Juliana Raskauskas, Ph.D.

Juliana Raskauskas

Department of Child Development
Sacramento State

Office: 230 Brighton Hall
Office Phone: (916) 278-7029
Email: jraskauskas@csus.edu

Background Information

Received Ph.D. in Education (Educational Psychology) from UC Davis in 2005. Taught and conducted research in New Zealand (Massey University) for 2.5 years. Master's Degree is in Child Development. Conducted workshops for schools on bullying, cyberbullying, school safety, and child/adolescent development.

Teaching interests include research methods, statistics, ethics, social development, emotional development, middle childhood/adolescent development, and development in context.

Research Interests

Research interests include (1) school safety issues (primarily bullying); (2) environmental and cognitive factors that aid resiliency; (3) motivations for bullying and its relationship to academic problems, conduct disorder, suicide, and depression. I am most interested in the identification of policy, cognitive, and environmental (school, classroom) factors that can mitigate negative effects of both bullies and victims of bullying.

My current research includes designing anti-bullying curricula, investigating how schools can help teachers and students develop adaptive coping responses to bullying, and investigating environments where bullying takes place (i.e. cyberbullying, workplace bullying, etc.).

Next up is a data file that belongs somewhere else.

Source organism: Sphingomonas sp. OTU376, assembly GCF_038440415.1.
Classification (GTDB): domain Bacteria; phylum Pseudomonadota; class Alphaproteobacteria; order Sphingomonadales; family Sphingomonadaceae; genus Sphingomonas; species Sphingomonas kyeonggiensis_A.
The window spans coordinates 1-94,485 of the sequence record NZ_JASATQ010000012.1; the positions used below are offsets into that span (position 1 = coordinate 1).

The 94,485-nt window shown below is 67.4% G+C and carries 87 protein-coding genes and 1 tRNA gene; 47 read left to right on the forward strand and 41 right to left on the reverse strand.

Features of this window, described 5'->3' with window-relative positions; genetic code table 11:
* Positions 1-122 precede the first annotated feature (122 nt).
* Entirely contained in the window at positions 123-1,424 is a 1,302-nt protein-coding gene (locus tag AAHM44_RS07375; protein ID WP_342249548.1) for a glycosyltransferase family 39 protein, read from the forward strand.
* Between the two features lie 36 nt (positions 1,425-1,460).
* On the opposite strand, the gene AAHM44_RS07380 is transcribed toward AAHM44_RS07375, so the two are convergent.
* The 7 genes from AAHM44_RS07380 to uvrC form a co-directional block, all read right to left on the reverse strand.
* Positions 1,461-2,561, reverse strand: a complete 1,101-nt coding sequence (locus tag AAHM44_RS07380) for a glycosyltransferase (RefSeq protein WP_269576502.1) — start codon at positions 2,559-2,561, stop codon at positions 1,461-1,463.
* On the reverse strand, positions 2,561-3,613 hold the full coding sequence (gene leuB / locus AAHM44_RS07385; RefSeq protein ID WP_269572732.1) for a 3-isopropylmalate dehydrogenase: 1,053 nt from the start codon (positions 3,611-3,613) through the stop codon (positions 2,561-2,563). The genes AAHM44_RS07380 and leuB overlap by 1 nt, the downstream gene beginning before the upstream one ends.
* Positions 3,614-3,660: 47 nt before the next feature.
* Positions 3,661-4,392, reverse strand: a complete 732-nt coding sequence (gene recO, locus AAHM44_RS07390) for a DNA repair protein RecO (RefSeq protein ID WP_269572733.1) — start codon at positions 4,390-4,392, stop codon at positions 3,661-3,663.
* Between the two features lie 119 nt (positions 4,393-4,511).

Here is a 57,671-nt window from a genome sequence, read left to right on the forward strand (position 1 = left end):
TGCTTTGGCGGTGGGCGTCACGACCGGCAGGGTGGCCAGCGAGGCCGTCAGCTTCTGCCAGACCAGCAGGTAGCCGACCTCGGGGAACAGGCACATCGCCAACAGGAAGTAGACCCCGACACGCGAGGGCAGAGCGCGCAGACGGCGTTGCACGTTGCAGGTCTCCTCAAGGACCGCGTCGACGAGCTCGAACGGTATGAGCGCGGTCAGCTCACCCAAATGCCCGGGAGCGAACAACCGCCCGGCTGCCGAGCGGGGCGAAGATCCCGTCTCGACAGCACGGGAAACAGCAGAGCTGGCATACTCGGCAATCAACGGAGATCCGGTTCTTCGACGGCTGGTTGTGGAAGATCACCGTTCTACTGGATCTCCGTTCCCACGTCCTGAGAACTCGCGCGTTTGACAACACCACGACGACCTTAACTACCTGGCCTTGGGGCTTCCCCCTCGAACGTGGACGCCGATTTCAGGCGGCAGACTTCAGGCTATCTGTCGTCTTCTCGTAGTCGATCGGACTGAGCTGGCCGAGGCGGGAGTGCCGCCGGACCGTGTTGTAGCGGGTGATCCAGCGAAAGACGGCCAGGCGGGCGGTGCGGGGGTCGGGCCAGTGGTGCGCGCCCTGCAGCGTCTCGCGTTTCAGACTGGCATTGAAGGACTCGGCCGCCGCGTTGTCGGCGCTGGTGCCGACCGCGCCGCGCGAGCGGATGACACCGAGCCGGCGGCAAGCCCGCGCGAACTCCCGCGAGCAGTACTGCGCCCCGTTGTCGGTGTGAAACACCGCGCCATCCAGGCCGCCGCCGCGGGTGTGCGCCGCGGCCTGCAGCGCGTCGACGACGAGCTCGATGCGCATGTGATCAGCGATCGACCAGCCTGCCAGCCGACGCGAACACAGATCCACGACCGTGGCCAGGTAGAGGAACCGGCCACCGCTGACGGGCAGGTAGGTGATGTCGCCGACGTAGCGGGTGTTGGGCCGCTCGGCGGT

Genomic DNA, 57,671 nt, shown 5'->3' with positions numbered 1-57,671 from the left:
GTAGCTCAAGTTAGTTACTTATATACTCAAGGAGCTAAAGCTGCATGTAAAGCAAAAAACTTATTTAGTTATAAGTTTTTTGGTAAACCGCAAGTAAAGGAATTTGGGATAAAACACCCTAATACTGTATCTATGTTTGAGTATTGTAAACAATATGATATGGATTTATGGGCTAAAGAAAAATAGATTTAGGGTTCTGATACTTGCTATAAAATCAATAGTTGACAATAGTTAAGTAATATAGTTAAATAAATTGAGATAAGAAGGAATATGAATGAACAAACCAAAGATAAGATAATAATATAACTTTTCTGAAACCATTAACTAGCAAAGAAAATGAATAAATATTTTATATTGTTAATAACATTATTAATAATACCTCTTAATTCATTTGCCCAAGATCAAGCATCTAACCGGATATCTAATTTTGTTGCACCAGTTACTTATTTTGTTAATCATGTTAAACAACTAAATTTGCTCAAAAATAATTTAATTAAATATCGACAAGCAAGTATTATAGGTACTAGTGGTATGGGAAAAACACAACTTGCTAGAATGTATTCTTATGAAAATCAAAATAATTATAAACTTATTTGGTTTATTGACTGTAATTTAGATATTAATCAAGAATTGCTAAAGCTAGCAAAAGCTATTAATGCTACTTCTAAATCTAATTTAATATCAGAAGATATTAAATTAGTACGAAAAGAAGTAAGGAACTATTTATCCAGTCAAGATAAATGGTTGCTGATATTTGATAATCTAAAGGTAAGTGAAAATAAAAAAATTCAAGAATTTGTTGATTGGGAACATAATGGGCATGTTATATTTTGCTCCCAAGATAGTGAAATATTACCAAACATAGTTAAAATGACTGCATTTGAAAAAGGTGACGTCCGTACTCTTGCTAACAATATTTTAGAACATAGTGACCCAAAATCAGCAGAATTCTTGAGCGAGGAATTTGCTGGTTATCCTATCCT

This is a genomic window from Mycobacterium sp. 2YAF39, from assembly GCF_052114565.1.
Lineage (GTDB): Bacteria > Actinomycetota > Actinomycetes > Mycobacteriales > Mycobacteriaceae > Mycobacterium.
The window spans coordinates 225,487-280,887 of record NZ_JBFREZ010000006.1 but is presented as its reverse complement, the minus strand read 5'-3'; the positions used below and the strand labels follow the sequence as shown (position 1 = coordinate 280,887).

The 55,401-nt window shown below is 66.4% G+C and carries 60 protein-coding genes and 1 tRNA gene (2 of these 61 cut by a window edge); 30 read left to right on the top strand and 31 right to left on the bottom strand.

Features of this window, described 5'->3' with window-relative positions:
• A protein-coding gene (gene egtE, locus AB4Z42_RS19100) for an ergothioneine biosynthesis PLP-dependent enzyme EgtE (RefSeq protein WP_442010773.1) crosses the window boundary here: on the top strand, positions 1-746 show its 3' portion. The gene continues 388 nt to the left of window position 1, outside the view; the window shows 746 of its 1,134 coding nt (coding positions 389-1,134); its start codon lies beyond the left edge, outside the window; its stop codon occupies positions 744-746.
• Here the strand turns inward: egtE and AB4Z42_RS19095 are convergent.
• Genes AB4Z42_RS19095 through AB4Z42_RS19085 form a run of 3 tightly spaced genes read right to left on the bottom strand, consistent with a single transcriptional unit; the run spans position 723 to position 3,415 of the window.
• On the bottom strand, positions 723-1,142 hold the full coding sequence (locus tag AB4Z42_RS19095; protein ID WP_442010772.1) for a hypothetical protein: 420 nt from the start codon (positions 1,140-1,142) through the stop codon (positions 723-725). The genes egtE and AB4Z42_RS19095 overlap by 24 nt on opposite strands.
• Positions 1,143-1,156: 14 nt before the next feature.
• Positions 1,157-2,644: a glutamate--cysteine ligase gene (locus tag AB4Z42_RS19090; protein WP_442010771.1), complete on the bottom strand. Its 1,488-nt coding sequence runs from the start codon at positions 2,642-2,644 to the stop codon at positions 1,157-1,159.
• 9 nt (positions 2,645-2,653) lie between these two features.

• Raskauskas, J. & Stoltz, A. (2007). Relations between traditional and internet bullying among adolescent females. Developmental Psychology, 43(3) 564-575.

  • Raskauskas, J. (2009). Kia Kaha Anti-Bullying Program: Use Among New Zealand Students in Years 5-8. Poster. Society for Research in Child Development (SRCD). Denver, CO.

  • Raskauskas, J. & Modell, S. (2009). A Comprehensive Program to Address Bullying, Sexual Harassment, and Molestation in Schools: Project S.A.F.E. Paper Presentation. American Educational Research Association (AERA). San Diego, CA.

  • Raskauskas, J. (in press). Text-bullying: Associations with traditional bullying and depression among New Zealand adolescents. Journal of School Violence.